I see that that spokesman, the hon. Member for Rutland and Melton (Alan Duncan), is in his place now. I could not quite grasp the point that he was trying to make about the storage of nuclear waste. Was his point about the cost, or do we need to make a decision on where it will be located—and start to drill the holes to put it in—before he will commit his party to support the Government’s decision? The Government have decided, at least in principle, to embark—if the private sector can respond to the market—on a new generation of
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nuclear power stations. That is the bottom line, and the most important explicit decision in the Bill.

I hope that the official Opposition will vote with the Government tonight and we will have a bipartisan approach. We shall see when the Division is called.

Alan Duncan: I am happy to assure the hon. Gentleman that we do not intend to vote against the Bill. We are being responsible by saying that there remains an open-ended part of the calculation about investment in new nuclear power that needs to be clear. Clarity and honesty are essential if a proper decision is to be made. What decision does the hon. Gentleman think that the Government will take? The Government’s view is that new nuclear development is an option that potential investors can take rather than a decision for the Government.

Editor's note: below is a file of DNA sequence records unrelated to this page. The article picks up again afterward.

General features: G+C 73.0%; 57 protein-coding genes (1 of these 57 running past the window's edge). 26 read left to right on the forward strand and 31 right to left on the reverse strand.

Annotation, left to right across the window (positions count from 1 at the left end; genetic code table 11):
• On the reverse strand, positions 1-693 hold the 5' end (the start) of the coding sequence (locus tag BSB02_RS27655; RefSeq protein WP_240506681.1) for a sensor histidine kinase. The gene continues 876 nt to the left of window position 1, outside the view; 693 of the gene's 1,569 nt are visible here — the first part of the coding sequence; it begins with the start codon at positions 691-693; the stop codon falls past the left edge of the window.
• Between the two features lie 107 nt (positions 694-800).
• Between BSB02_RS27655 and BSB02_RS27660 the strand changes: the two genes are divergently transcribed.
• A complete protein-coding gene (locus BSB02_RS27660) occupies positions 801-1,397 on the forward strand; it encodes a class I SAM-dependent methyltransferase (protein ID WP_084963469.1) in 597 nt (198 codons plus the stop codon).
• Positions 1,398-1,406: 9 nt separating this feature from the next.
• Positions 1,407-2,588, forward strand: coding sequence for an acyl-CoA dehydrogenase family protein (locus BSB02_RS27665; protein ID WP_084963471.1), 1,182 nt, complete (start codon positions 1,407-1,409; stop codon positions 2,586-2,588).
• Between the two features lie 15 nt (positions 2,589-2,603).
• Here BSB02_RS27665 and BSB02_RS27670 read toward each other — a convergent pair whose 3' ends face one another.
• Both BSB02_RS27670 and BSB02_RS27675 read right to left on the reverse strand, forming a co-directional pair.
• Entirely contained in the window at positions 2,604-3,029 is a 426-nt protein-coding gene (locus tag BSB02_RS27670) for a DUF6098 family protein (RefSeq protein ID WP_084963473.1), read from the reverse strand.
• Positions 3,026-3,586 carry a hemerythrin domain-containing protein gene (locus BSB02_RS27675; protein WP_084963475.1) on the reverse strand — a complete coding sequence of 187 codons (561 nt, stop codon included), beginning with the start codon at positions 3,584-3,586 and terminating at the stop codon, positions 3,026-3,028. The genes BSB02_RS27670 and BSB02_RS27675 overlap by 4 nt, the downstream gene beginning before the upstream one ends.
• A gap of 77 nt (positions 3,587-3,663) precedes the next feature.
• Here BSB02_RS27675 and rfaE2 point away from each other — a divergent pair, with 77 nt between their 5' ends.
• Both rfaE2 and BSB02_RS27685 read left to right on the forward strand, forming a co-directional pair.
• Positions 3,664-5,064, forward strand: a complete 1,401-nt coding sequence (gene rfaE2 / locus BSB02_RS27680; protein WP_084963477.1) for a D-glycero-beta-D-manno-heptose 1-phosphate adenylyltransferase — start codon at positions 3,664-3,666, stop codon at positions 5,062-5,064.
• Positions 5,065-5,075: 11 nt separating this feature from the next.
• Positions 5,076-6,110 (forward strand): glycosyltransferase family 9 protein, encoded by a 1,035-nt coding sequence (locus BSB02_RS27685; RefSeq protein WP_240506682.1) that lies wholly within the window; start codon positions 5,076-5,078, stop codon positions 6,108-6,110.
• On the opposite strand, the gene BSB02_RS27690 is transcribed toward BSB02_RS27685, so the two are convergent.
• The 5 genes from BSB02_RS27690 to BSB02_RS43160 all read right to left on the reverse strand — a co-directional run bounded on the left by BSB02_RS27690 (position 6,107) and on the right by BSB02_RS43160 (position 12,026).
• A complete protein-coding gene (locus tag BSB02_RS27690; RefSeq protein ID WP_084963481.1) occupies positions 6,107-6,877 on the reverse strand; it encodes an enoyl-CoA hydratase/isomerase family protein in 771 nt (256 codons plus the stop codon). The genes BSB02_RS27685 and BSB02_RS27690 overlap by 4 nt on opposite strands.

Mr. Robinson: The Government are not going to set out and build the reactors, as Governments did in the past with Magnox. All they can do—as they have rightly sought to do—is to create an environment in which they will positively back proposals for nuclear power if they can be carried out within the tight constraints of financial self-stability, or, to put it simply, without subsidy.

I think that the hon. Member for Rutland and Melton is trying to say that sooner rather than later we will need a decision on where such developments will be located and what the costs will be. Indeed, someone asked earlier what proportion of the total costs of any given site will be ascribed to the first company that builds a nuclear power plant. I am pleased to hear that the hon. Gentleman will not vote against the Government on those grounds this evening. I do not think that it is reasonable to ask the Government to answer those questions right now. They have answered the big question by saying that they will co-operate with and make possible the building of a new series of nuclear plants if that can be accomplished within the tight financial constraints that have been set out. That seems to be the right decision, on balance.